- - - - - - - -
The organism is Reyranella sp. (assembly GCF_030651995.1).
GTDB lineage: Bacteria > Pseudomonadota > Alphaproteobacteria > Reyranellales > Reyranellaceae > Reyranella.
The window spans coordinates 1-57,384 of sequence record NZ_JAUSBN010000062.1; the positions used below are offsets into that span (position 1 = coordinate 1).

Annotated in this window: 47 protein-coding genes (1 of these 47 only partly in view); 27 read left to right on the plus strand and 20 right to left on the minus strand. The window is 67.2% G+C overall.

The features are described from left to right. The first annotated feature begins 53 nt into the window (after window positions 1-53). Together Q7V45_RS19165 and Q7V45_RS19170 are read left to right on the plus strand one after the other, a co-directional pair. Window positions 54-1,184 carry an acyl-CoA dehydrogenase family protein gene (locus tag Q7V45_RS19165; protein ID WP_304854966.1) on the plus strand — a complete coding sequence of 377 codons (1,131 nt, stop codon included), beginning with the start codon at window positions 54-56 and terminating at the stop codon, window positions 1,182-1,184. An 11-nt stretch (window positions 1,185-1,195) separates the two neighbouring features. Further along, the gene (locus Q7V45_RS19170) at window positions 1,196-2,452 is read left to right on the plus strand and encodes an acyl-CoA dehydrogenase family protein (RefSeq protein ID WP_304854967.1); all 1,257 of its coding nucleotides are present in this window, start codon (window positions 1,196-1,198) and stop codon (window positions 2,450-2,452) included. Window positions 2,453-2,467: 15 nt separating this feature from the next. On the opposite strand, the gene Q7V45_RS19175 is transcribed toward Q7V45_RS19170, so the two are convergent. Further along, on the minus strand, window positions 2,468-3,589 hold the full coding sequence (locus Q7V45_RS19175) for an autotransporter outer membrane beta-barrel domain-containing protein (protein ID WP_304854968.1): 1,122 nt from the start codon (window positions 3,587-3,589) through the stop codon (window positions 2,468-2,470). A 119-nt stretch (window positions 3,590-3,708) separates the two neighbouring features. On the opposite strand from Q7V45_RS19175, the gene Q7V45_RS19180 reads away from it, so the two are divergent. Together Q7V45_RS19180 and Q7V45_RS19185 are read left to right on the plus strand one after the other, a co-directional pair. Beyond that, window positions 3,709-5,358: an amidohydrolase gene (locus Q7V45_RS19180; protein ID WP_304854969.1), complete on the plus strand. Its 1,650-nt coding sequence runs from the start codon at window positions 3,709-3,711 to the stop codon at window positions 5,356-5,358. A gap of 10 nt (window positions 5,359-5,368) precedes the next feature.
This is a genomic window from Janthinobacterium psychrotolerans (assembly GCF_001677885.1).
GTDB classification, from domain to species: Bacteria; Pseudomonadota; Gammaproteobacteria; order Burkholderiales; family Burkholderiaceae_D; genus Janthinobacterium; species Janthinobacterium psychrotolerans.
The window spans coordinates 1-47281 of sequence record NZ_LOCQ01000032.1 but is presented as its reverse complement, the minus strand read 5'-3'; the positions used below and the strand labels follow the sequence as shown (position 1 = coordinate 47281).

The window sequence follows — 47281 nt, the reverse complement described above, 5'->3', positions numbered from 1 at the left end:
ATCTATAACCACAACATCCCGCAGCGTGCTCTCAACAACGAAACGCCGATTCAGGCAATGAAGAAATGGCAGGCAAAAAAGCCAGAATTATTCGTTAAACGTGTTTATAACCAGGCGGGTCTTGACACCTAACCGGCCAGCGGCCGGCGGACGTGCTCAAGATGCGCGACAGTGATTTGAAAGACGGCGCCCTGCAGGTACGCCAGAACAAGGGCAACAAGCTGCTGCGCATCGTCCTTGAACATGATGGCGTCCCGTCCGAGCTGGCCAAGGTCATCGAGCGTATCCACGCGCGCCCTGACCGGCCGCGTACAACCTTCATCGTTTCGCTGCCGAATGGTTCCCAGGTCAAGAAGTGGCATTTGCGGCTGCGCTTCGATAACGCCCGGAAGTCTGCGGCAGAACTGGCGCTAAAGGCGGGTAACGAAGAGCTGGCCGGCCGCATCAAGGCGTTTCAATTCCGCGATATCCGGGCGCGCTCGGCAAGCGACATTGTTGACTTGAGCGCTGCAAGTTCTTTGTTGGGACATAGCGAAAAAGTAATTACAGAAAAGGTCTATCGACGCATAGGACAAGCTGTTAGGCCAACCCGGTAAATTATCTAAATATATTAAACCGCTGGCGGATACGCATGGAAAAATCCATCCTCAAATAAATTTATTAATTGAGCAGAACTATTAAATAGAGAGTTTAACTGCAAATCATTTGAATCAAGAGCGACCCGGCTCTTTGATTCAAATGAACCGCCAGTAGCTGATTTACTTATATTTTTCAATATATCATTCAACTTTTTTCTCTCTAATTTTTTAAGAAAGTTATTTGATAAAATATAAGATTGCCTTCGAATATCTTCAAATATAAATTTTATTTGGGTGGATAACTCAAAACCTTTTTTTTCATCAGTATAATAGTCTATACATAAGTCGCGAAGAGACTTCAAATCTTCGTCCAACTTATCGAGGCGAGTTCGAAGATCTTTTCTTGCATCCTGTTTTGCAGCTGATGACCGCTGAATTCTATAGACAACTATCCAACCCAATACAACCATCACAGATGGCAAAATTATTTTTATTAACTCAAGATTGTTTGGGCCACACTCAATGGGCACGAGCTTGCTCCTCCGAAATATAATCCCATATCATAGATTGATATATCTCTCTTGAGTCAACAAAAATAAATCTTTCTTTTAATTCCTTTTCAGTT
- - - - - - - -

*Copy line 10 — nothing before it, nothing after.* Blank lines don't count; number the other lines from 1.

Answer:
ATCTATAACCACAACATCCCGCAGCGTGCTCTCAACAACGAAACGCCGATTCAGGCAATGAAGAAATGGCAGGCAAAAAAGCCAGAATTATTCGTTAAACGTGTTTATAACCAGGCGGGTCTTGACACCTAACCGGCCAGCGGCCGGCGGACGTGCTCAAGATGCGCGACAGTGATTTGAAAGACGGCGCCCTGCAGGTACGCCAGAACAAGGGCAACAAGCTGCTGCGCATCGTCCTTGAACATGATGGCGTCCCGTCCGAGCTGGCCAAGGTCATCGAGCGTATCCACGCGCGCCCTGACCGGCCGCGTACAACCTTCATCGTTTCGCTGCCGAATGGTTCCCAGGTCAAGAAGTGGCATTTGCGGCTGCGCTTCGATAACGCCCGGAAGTCTGCGGCAGAACTGGCGCTAAAGGCGGGTAACGAAGAGCTGGCCGGCCGCATCAAGGCGTTTCAATTCCGCGATATCCGGGCGCGCTCGGCAAGCGACATTGTTGACTTGAGCGCTGCAAGTTCTTTGTTGGGACATAGCGAAAAAGTAATTACAGAAAAGGTCTATCGACGCATAGGACAAGCTGTTAGGCCAACCCGGTAAATTATCTAAATATATTAAACCGCTGGCGGATACGCATGGAAAAATCCATCCTCAAATAAATTTATTAATTGAGCAGAACTATTAAATAGAGAGTTTAACTGCAAATCATTTGAATCAAGAGCGACCCGGCTCTTTGATTCAAATGAACCGCCAGTAGCTGATTTACTTATATTTTTCAATATATCATTCAACTTTTTTCTCTCTAATTTTTTAAGAAAGTTATTTGATAAAATATAAGATTGCCTTCGAATATCTTCAAATATAAATTTTATTTGGGTGGATAACTCAAAACCTTTTTTTTCATCAGTATAATAGTCTATACATAAGTCGCGAAGAGACTTCAAATCTTCGTCCAACTTATCGAGGCGAGTTCGAAGATCTTTTCTTGCATCCTGTTTTGCAGCTGATGACCGCTGAATTCTATAGACAACTATCCAACCCAATACAACCATCACAGATGGCAAAATTATTTTTATTAACTCAAGATTGTTTGGGCCACACTCAATGGGCACGAGCTTGCTCCTCCGAAATATAATCCCATATCATAGATTGATATATCTCTCTTGAGTCAACAAAAATAAATCTTTCTTTTAATTCCTTTTCAGTT